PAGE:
Tequila Tasting Party - Offer Both Blancos and Reposados?
I am hosting a blind tasting for tequilas, to see which brand/version my guests like the most.
Should I stick to one variety (e.g., all blancos or all reposados) or include both (e.g., 2 tastes of a blanco style and 2 of a reposado style)?
We could, of course, combine both and have a blanco "bracket" and a reposado "bracket", with the winner of each meeting in the final.
Any suggestions on how to structure this tast test?
I agree with you on the blanco tequilas and (joven) mezcals. I'm glad to see someone with an educated and respected palate who shares my view, most people have told me I "just haven't learned to like aged tequila yet.'
I find the agave flavor to be somewhat delicate and ethereal, and easily obscured by wood. While I have had some very good repo and anejo Tequilas, most of them taste less like Tequila and more like a unique brown liquor.
I have had a couple with bold enough agave taste to still come through in aged form, foremost among them Casa Noble. I haven't tried many that are coveted by Tequila aficionados because they tend to be expensive, upwards of $50-60 or more a bottle.
Yes, we are on the same page. The delicate floral and vegetative flavors, and hints of earthiness, of agave spirits, are so easily overwhelmed by more than a few months in wood.
I have only been studying agave spirits for 4-5 years, so I am not an expert. Although I hope to be down the road. I have completed the first two levels (out of four, have to go to Mexico for the final two) of the Master Mezcaleria certification, a program regulated by the Mexican government. I also love going to seminars by the BAR team, especially when Steve Olsen goes into depth. It's a bit of an overload, which is right up my alley.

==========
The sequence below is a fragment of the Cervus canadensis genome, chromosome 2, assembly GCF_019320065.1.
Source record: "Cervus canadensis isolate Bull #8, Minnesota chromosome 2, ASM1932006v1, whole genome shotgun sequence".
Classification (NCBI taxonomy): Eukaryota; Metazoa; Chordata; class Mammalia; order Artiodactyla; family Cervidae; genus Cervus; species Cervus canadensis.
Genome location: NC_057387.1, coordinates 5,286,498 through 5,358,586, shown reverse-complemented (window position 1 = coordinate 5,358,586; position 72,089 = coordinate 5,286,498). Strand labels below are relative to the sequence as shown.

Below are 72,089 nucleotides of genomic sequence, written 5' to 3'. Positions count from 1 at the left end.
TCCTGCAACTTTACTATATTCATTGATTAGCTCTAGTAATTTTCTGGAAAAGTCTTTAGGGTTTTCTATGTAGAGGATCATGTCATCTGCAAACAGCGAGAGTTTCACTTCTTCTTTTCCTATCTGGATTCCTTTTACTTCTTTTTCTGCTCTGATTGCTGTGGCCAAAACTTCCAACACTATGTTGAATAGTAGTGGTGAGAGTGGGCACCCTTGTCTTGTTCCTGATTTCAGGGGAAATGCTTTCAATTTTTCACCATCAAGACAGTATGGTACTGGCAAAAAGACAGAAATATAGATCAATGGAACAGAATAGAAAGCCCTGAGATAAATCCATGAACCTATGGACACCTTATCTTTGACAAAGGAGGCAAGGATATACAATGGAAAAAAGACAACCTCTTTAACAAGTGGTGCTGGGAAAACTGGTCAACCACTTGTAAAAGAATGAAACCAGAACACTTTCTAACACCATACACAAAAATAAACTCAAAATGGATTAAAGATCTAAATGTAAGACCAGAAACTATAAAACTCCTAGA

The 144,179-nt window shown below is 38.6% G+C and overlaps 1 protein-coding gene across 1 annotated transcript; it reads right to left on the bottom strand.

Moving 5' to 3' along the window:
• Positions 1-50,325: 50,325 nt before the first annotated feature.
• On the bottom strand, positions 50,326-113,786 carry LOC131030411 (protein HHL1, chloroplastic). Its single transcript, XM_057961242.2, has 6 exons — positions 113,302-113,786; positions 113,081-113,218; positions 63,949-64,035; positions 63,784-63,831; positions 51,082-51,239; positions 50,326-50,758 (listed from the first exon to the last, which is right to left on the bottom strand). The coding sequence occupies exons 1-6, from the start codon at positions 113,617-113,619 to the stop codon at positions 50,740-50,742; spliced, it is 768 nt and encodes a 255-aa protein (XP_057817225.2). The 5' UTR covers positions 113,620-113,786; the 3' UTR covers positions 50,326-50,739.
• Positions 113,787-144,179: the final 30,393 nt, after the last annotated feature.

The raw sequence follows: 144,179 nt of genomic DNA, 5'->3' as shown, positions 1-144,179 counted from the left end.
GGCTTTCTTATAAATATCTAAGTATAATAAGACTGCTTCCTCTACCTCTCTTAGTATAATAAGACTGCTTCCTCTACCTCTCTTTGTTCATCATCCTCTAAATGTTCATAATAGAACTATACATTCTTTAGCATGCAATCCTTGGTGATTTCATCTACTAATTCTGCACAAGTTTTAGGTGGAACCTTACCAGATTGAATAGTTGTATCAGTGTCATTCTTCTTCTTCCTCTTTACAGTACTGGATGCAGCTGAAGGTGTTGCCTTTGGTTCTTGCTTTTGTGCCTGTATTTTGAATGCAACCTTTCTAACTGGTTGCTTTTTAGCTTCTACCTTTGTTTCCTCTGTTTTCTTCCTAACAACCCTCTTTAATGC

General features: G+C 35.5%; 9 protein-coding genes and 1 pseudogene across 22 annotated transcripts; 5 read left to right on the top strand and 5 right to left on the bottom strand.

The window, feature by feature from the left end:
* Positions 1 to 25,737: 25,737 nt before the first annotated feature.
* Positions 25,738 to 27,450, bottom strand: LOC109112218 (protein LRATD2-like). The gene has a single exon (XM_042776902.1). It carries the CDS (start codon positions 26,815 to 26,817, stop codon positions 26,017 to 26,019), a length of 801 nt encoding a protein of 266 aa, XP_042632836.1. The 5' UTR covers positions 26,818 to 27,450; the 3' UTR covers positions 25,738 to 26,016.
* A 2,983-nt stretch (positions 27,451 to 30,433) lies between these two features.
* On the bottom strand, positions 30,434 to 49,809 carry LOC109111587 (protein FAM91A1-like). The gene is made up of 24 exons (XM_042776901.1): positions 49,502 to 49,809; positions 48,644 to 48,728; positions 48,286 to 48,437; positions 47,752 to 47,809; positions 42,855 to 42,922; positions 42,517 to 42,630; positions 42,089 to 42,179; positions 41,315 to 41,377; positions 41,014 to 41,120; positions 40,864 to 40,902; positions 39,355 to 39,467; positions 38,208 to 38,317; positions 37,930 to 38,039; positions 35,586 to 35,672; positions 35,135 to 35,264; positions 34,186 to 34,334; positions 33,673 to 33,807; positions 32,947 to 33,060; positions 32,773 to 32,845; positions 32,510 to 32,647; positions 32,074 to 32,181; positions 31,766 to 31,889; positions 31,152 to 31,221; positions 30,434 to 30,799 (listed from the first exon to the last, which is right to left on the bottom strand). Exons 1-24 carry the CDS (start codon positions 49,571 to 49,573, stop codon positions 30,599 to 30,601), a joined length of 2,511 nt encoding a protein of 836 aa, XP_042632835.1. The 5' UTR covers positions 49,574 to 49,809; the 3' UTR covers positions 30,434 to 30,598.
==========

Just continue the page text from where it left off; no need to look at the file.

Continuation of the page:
As a member of a major spirits trade magazine tasting panel I am lucky enough to get to try just about every spirit available in the US, plus many that are not, all in blind tastings, then finding out afterwards what they are. I have found that many of the more aged agave spirits become more and more similar as they are more aged. The wood just takes right over. Really old ones can become almost a confused agave/bourbon mixture because of the used bourbon casks used for so many agave spirits. Others just start to taste like charred barrel.
Last year I was asked to be part of the judging panel for the major Mexican spirits competition in the US. Almost 100 mezcal/tequila in one day. (This years competition is supposed to include every one available in the US.) Blind tasting of course, but afterwards we went back and re-visited them and I was blown away with how good many of the ones in the more moderate ultra-premium range ($35-50) are.
I tend to enjoy the wider variety of mezcal, but then again, all tequila is mezcal, it's just a sub-set.
I have purchased several Tequilas for under $30 which I absolutely love - Don Agustin Blanco ($26), and the repos from Don Fernando ($20). Muchote ($25) and Don Celso ($21 at the time, now $27).
Also, Corrido blanco and repo are outstanding for the $28-32 I paid, but unfortunately the brand has been discontinued since the owner died and the heirs had no interest in keeping it going. I just got these, but many Tequila lovers consider this one of the best brands around.